Tesla is following up a very busy February with an even more hectic March. Elon Musk has announced that his brand will unveil the long-promised Model Y crossover at the LA Design Studio on March 14th. On top of that, you can expect the first “v3.0” Supercharger station to switch on March 6th at 8PM Pacific. Musk didn’t provide more clues beyond that, but you might already have an idea as to what to expect.
Package delivery outfit UPS just announced a partnership with U.K.-based technology company Arrival to develop a “pilot fleet” of 35 electric trucks that look like they’re straight out of a Pixar movie. Continue reading UPS UNVEILS DELIVERY TRUCK OF THE FUTURE, WILL STILL ARRIVE WHEN YOU’RE NOT HOME
Nissan’s current electric car lineup revolves almost exclusively around the Leaf, but it’s ready to diversify its selection. The company’s European design chief Mamoru Aoki has revealed to Autocar that a production version of the IMx concept SUV (above) will arrive sometime in “a few years.” It’s not certain how much the crossover EV would change, but it’s reasonable to presume that Nissan would want to keep the IMx’s performance. The concept promised 435HP and a 380-mile range, giving Tesla’s Model X a run for its money in some cases.
Harley-Davidson sparked (sorry) tremendous interest from motorcyclists when it exhibited its LiveWire electric prototype in 2014, and then went inexplicably silent. Good news, the company now says a production electric model is coming in 2019.
We’ve already noted that Porsche is gunning for Tesla with its Mission Esports car, and has even been spotted testing it against the Model X and Model S. Now we know more about what you’ll be able to buy when it goes on the market, reportedly in 2019. Automobile reports that it will likely release three all-wheel drive versions with 300 kW, 400 kW and 500 kW (402, 536 and 670 horsepower). It’ll have a two-speed transmission and, as we’ve noted earlier, will hit 0 to 60 mph in around 3.5 seconds with a top speed of 155 mph, and go around 300 miles on a charge.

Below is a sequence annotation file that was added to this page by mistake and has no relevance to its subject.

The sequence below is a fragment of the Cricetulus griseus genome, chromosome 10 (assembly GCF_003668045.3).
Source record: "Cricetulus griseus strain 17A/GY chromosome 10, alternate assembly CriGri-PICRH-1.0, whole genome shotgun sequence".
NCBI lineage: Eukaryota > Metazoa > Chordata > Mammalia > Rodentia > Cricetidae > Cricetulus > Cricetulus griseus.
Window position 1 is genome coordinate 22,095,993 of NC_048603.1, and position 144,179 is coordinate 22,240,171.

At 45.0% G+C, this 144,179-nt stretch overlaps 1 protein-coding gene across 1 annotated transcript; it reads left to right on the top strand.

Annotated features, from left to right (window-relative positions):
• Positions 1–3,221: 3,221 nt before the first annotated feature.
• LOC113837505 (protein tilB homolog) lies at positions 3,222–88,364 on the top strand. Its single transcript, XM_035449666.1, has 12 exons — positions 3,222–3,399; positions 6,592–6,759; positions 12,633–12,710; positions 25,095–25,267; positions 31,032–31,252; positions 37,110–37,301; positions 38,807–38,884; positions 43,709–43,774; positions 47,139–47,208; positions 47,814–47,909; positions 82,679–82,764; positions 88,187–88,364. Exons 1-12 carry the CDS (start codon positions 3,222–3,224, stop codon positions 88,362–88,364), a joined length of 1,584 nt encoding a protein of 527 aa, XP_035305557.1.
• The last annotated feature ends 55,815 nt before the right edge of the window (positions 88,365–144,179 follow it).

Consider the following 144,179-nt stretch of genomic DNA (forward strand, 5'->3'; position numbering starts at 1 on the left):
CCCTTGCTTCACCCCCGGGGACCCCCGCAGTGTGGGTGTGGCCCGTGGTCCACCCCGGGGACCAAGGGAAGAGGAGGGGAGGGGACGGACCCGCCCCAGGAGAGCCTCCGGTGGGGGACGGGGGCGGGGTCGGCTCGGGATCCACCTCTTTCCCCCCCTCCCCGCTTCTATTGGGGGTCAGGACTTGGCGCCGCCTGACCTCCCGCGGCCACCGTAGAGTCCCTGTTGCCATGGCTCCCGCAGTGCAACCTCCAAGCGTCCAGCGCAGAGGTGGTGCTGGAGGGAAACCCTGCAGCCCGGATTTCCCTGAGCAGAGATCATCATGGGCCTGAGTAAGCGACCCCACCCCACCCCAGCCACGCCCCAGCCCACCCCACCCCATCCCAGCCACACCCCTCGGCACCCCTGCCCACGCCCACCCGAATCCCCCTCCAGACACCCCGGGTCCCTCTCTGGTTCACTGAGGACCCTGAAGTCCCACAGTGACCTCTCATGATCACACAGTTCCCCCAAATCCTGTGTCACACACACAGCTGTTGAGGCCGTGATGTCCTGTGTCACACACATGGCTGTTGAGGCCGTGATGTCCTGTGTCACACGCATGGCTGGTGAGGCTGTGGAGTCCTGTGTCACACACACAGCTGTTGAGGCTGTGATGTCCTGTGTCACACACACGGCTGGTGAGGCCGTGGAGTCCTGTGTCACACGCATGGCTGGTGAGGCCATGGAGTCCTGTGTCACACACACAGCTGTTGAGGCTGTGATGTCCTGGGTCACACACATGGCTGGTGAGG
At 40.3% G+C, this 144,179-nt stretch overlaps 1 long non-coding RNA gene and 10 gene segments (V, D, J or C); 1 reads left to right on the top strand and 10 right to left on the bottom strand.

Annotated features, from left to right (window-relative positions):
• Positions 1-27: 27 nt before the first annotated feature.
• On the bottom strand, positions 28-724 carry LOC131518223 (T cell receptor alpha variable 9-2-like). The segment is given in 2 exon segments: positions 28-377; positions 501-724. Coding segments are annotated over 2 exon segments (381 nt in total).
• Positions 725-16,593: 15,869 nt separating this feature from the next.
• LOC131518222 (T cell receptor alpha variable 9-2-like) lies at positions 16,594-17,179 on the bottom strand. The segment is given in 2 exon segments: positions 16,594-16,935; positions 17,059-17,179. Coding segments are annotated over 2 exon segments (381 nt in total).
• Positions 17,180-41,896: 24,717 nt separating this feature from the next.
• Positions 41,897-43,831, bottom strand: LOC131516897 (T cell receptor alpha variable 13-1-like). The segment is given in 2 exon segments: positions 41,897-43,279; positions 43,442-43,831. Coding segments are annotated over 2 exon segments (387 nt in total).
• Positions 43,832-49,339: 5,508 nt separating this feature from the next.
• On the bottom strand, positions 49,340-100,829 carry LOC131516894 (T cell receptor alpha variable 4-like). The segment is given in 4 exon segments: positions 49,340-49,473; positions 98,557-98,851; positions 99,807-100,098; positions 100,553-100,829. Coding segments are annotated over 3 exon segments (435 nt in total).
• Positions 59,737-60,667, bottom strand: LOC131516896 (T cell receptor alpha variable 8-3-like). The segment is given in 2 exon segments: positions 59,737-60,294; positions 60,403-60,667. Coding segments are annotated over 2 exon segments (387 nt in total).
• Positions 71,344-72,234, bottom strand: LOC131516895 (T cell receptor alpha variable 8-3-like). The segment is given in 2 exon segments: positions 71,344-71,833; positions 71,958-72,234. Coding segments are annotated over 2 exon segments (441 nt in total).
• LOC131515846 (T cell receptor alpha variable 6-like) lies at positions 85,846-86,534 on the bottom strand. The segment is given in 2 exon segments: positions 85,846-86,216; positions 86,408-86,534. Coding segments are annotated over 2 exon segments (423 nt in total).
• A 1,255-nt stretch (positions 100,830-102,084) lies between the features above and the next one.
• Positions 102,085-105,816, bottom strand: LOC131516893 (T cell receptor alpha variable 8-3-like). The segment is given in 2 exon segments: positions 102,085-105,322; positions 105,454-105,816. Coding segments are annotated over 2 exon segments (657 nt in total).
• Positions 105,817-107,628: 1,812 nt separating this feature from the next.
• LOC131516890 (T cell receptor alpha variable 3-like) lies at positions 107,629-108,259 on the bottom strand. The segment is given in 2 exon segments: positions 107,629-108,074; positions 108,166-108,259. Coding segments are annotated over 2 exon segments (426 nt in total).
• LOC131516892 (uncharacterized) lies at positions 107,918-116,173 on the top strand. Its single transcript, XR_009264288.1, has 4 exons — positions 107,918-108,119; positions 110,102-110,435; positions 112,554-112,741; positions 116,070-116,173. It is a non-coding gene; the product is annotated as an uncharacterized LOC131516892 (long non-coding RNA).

Luxury vehicles from the 1930s were nearly aircraft carrier-long. It was the art deco era dominated by seemingly never ending clean lines. So it’s no surprise that the Vision Mercedes-Maybach 6 Cabriolet is over six meters long (about 20 feet) and has a single line that runs the length of the vehicle. Hell, the back the car is inspired by yachts and called a “boat tail.” In other words, it’s going impossible to find parking for it.
BMW‘s motorcycle design has always been based on the layout of the bike’s powerplants, so the original machines’ visual center was the low-slung horizontally opposed twin-cylinder engine, with the cylinder barrels jutting out each side of the bike.